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Thursday, 22 September 2016

New insights into the formation of tiny particles in marine air which ultimately impact cloud, weather and climate

Research published in today’s issue of Nature has provided new insights into the formation of tiny particles in marine air which ultimately have an impact on cloud formation, weather patterns and global climate. The international team, which included the National University of Ireland (NUI) Galway’s Professor Colin O’Dowd and Dr Darius Ceburnis, gathered data from field stations on the west coast of Ireland, Greenland and the Antarctic. “Atmospheric aerosols are tiny airborne liquid or solid droplets or particles, ranging from nanometers to tens or even hundreds of microns in size”, explains Professor O’Dowd, Director of the Centre for Climate & Air Pollution Studies in the School of Physics and Ryan Institute at NUI Galway. “They essentially act as condensation sites for water vapour leading to the formation of haze and cloud layers which ultimately help to keep the earth system from overheating. They do this by reducing the amount of solar energy passing through the atmosphere and absorbed by the Earth. An increase in the abundance of these tiny particles leads to more reflective haze and cloud layers. The end result of more reflecting haze and cloud layers is to partially offset the degree of global warming by greenhouse gases.” Professor O’Dowd continued: “For the first time, we have measured, at a molecular level the nucleation, or formation mechanism and the nucleating molecules forming these tiny particles, less than a nanometer (a thousand of a millionth of a meter in size), in marine air. Our experiments reveal that the formation and initial growth process is almost exclusively driven by iodine oxoacids and iodine oxide vapours and that cluster formation primarily proceeds by sequential addition of HIO3, followed by intracluster restructuring to I2O5 . These observations will help us understand the feedbacks between the marine biosphere and global climate change. The Mace Head atmospheric research station was the key experimental or ‘atmospheric laboratory’ facility leading to the new discovery.” Professor O’Dowd was recently award the Mason Gold medal by the Royal Meteorological Society, the Royal Irish Academy and the Appleton Medal by the Institute of Physics for his research into atmospheric composition and climate change. He is also ranked among the ‘World’s Most Influential Scientific Minds’ by Thomson Reuters. The full paper ‘Molecular-scale evidence of aerosol particle formation via sequential addition of HIO3’ is published in today’s edition of Nature, with co-authors from: University of Helsinki, Helsinki, Finland; Leibniz-Institute for Tropospheric Research (TROPOS), Germany; University of Eastern Finland, Finland; Aerodyne Research Inc., USA; and the Finnish Meteorological Institute, Finland. -ends-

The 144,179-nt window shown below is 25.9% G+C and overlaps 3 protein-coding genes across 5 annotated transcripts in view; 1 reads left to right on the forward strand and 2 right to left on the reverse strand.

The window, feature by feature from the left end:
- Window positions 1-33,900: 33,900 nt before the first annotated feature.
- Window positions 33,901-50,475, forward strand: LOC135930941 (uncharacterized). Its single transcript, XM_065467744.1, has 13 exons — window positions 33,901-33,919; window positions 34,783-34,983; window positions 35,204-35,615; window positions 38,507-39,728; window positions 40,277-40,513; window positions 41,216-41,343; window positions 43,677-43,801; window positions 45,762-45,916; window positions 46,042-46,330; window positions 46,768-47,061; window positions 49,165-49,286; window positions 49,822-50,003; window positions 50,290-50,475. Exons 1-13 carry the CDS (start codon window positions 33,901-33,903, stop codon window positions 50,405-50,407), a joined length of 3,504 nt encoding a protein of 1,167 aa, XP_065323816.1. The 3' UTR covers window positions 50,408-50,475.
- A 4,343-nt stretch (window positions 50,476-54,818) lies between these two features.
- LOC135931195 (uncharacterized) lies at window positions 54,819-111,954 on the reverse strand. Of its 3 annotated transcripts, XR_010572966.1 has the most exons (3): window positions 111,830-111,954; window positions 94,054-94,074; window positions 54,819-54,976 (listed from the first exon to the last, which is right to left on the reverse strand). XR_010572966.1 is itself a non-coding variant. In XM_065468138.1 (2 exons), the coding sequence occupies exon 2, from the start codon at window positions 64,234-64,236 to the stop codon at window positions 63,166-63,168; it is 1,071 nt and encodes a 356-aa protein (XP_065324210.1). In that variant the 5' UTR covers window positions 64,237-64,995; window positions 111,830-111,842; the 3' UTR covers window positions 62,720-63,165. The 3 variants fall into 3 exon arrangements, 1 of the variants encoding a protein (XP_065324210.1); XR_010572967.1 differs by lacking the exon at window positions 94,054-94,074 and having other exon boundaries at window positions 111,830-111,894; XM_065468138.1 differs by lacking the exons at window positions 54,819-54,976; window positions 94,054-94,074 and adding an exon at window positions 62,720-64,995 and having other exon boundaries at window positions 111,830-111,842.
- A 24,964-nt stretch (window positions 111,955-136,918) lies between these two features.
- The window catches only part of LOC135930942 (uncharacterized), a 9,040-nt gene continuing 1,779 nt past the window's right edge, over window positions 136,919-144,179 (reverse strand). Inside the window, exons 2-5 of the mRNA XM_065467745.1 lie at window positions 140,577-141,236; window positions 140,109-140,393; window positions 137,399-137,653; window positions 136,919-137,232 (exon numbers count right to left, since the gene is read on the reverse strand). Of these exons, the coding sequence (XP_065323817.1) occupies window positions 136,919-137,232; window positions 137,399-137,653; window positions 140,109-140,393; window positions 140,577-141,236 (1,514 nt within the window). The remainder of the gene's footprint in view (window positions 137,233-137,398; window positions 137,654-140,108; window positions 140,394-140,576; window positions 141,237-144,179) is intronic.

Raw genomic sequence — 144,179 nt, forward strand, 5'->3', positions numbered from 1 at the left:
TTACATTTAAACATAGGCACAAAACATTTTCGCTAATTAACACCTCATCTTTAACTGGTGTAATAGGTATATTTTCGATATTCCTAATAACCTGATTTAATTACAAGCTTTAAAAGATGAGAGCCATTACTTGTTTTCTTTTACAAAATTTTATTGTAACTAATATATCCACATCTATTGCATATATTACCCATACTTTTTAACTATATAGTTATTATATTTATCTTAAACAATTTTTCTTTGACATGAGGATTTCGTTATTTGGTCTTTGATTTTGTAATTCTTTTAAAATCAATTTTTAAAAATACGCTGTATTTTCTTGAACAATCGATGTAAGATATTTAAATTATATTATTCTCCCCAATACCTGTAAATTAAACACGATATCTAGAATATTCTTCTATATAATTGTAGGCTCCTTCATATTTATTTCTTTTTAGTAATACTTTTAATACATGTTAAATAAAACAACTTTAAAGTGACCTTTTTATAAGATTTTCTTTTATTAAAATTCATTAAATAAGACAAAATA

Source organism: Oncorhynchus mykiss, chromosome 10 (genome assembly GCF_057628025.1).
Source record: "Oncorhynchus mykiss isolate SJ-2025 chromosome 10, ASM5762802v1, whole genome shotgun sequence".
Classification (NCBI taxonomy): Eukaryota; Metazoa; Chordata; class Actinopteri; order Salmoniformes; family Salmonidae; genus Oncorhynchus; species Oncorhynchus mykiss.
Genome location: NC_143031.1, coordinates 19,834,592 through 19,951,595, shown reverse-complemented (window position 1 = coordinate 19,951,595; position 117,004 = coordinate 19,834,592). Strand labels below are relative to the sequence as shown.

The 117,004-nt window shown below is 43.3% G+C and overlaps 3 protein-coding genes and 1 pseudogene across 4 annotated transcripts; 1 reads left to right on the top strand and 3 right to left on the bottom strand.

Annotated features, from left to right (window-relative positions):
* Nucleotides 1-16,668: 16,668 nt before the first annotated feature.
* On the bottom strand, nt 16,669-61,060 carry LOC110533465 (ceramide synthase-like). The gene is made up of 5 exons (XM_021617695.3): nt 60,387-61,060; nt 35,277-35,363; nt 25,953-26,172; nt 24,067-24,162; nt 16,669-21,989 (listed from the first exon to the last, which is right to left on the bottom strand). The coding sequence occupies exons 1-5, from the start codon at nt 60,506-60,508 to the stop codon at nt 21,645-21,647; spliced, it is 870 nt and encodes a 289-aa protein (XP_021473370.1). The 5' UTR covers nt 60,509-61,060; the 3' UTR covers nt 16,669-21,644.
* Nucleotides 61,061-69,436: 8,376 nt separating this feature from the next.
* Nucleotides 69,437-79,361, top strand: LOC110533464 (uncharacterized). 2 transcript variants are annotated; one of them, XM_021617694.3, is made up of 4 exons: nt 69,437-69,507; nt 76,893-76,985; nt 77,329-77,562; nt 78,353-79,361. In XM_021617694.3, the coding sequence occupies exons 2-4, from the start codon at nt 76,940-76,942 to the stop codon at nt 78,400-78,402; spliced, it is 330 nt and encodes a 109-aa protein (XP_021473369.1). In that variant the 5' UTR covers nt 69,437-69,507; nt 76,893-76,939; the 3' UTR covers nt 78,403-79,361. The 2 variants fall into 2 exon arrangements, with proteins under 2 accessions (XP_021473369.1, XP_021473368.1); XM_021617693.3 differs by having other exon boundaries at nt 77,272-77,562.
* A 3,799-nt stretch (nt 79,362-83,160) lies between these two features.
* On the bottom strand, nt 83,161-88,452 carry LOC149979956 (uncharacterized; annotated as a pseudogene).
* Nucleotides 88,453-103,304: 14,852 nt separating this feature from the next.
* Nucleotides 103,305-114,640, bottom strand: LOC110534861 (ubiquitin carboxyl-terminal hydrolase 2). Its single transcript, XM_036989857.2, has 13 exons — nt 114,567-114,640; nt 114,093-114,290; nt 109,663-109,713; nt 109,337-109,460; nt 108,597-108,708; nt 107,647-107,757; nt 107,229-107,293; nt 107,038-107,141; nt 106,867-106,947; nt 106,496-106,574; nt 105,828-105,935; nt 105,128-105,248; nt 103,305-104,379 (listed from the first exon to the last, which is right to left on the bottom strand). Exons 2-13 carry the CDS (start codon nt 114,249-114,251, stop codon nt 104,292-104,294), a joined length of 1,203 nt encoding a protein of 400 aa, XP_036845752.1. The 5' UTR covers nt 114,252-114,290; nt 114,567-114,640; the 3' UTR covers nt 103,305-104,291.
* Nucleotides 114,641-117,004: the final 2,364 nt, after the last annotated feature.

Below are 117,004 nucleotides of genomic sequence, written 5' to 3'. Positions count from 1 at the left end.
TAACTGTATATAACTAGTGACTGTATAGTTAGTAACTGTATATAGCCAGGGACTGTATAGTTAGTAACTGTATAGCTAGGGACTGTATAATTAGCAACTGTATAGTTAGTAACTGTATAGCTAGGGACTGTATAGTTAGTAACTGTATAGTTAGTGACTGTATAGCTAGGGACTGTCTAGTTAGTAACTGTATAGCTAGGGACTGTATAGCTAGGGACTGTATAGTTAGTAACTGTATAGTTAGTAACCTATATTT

Thursday, 22 September 2016

NUI Galway Lecturer Recognised as Fellow of International Education Society

Thursday, 22 September 2016

Further Gains for NUI Galway in Prestigious Global Rankings

Wednesday, 21 September 2016

UN to hear that global epidemic of violence against women has dire economic consequences


News Archive

Wednesday, 21 September 2016

New insight into the function of a gene important in the suppression of cancer is published today. Researchers at the National University of Ireland Galway have shown that the TP53 gene has even greater anti-cancer activity than previously thought. Professor Noel Lowndes is head of the Centre for Chromosome Biology at the National University of Ireland Galway and a Science Foundation Ireland Principal Investigator. Lead-author on the paper and an expert in DNA damage, he explains: “TP53 is one of the most potent genes in the human genome at preventing cancer and hence is termed a tumour suppressor gene. The importance of TP53 as a tumour suppressor is best illustrated by its mutation in at least half of all human cancers.” Previously, TP53 has been known to function in processes that prevent cancer cells from multiplying in the body by either triggering their own destruction, or preventing cell division. Together, these processes are recognised as potent anti-cancer mechanisms. Professor Lowndes continued: “In our recent work we add a new role to the expanding list of anti-cancer mechanisms controlled by TP53. We show that TP53 directly regulates the repair of broken DNA. Broken DNA is the most dangerous type of DNA damage as it can result in cell death or loss of genetic information in those cells that survive the break. There are two major competing biochemical pathways for repairing broken DNA. One simply re-joins the two ends of the broken chromosome. The other uses a nearby intact DNA molecule of the same sequence as a template to repair the broken chromosome. Our work demonstrates that TP53 directly influences the regulation of these two pathways. Thus, loss of TP53 during cancer development will drive the evolution of cancer cells towards ever more aggressive cancer types.” The research team hopes this new insight will impact upon diagnosis of cancer and improved therapeutic interventions. The research is published in the Royal Society journal Open Biology today in the article ‘A role for the p53 tumour suppressor in regulating the balance between homologous recombination and non-homologous end joining’. -end-